In the modest surroundings of Tumu in the Upper West Region, an enterprising young man has actualised an ambitious dream that now directly employs nearly 100 youth in a $2 million agriculture processing venture.
Kedan Limited, as it stands today, is the product of 41-year-old Eric Dankwa Kissi’s adventure into the feared terrain of agricultural production and processing.
What started as a maize farming and trading business received a breakthrough when he won $2 million Challenge Fund from the West African Food Market which was competed for by business concerns from Ghana, Nigeria, Burkina Faso and Niger.
But, among many factors, the hard evidence of the company’s ability to co-finance the $2 million project plus a solid demonstration of innovative ideas proving that Kedan Limited could employ hordes of youth eventually tilted the highly competitive contest in its favour.
The demands on winning the fund were that Kedan Limited must work with at least 2,000 farmers, cultivate at least 4,000 acres of maize across two years, set up the processing plant, and do cross-border trade.
Start of production
At the start of production in February this year, the company had exceeded some of those demands, notable among them being the improved specifications of the factory capacity.
The factory processes 30 tonnes (600 pieces of 50kg bags) of maize per day into maize grates, maize floor, fortified maize meal, and maize bran for poultry and other animal feed.
“In our production, no small part of a grain of maize goes waste,” Dankwa Kissi told Daily Graphic. “The fortified maize meal is quality food in terms of nutrition to check malnutrition among babies and growing children.”
It also supports local maize farmers with relevant inputs, including weedicides and pesticides and fertilisers, in addition to extension services to improve yield and quality.
Chain of contracts
With a chain of contracts flowing in from various directions for supply of different processed maize products, Kedan Limited appears to have run ahead of its infant age in a market that still looks hardly explored and exploited.
It is a risk-defying journey into the world of economic attainment, ignited by youthful enthusiasm and an entrepreneurial orientation instilled by a university first degree in agriculture and a Master’s degree in business administration, finance option.
It was born out of a sacrifice that started in 2008 when he quit the comfort zone of formal employment with a business concern in Ghana’s rich cocoa sector to pursue a second degree at the school of business at the Kwame Nkrumah University of Science and Technology.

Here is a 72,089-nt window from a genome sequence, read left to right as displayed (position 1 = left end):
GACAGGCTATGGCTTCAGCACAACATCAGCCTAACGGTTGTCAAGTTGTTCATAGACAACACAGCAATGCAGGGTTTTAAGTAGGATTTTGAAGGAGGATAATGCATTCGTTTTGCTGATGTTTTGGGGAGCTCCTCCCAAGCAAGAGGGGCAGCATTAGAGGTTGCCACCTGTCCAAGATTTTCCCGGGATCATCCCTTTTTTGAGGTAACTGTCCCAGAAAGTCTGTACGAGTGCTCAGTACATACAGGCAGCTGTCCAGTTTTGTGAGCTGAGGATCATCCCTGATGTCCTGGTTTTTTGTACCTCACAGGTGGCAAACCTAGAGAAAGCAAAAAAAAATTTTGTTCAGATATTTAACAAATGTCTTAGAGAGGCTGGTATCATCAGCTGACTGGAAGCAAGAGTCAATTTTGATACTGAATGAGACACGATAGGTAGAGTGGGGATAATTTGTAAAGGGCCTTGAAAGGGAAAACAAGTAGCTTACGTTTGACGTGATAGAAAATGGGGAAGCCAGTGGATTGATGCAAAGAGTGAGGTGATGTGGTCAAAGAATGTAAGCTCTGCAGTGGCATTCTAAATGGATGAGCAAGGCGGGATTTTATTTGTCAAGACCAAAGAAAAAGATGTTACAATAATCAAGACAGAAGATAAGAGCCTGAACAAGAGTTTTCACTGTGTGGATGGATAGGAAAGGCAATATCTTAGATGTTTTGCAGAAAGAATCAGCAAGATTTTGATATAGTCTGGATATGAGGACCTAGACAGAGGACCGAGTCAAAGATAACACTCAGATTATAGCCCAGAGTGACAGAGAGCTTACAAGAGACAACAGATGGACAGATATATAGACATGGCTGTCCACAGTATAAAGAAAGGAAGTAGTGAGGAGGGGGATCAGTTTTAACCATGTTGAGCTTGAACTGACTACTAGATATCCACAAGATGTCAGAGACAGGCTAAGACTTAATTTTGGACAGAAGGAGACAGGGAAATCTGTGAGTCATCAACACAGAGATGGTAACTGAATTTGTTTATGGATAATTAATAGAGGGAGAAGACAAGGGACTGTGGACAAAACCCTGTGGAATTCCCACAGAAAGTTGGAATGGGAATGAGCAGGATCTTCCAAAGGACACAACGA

“It was a sacrifice that brought me very challenging moments in life after I quit a relatively good job and went to school full time to improve myself because I had the ambition of setting up a business of my own in the future,” he said.
And as he walked through the one-acre yard of the factory, Dankwa Kissi beamed with a smile – and perhaps pride – at the fulfilling spectacle of a viable venture, a treasure that has transformed ambition into reality.
It is an imposing edifice on the outskirts of Tumu, fitted with an aluminium craft that collects and processes maize to required specification of an electronic system.
“This is not the ultimate target; the ambition is to create an employment avenue for as many youth as possible through a viable economic venture that employs innovative ways of producing and processing agricultural produce,” he said.
He graduated from KNUST in 2010, and mobilised energy and resources for the 2014 take-off of the farm and maize buying business as he returned to the neighbourhood of his mother’s hometown.
Some workers at the plant.
In 2014, Kedan Limited entered into the farming business, supplying farm input credit to farmers in the Sissala areas, Danquah Kissi said. The company then received a share of the harvest at an agreed ratio with the farmers as payment, and sometimes bought whatever extra quantity the farmers were willing to sell at the market value.
Burden of marketing
As many farmers saw the burden of marketing of their produce lifted off, the numbers of farmers willing to subscribe to the company’s offer multiplied. As a direct consequence, it also increased the risk of Kedan Limited’s investment.
In the course of time, some partner farmers failed to pay for their receipts of inputs.
He admitted that things have changed as he the company made 94 per cent recovery on its investments of 2017 at the farms.
“It has been a few years of real hard work,” he said. “I had to employ every energy source I could summon and every idea I dreamt about.”
Kedan Limited is a wholely Ghanaian-owned agribusiness concern that provides consumer services, trade services, market information and trade brokerage, and farm services – which include providing farm input credit.
It also provides pre- and post-harvest services, including warehouse services, to farmers.
Perhaps at the heart of this impressively encouraging story is the company’s 200-acre maize farm which was set up as the base of a future processing plant.
The 200-acre maize farm in Tumu employs over 20 hands, and stocks the warehouse from where sales were made to various markets in the south of Ghana.
It appears to have been a future-looking investment that would now feeds the processing plant to adde value to increase profit.
“I call myself a trained farmer, so I am very much in my territory,” Dankwa Kissi, a product of St Francis Xavier Minor Seminary Senior High School in Wa, said. “Things can only improve.”
And as both young men and young women walk through the gates daily in search of jobs and farmers walk in to register with the company, they tell how a private man’s drive – rather than politics or support from a politician – opens the doors of development and economic freedom for others.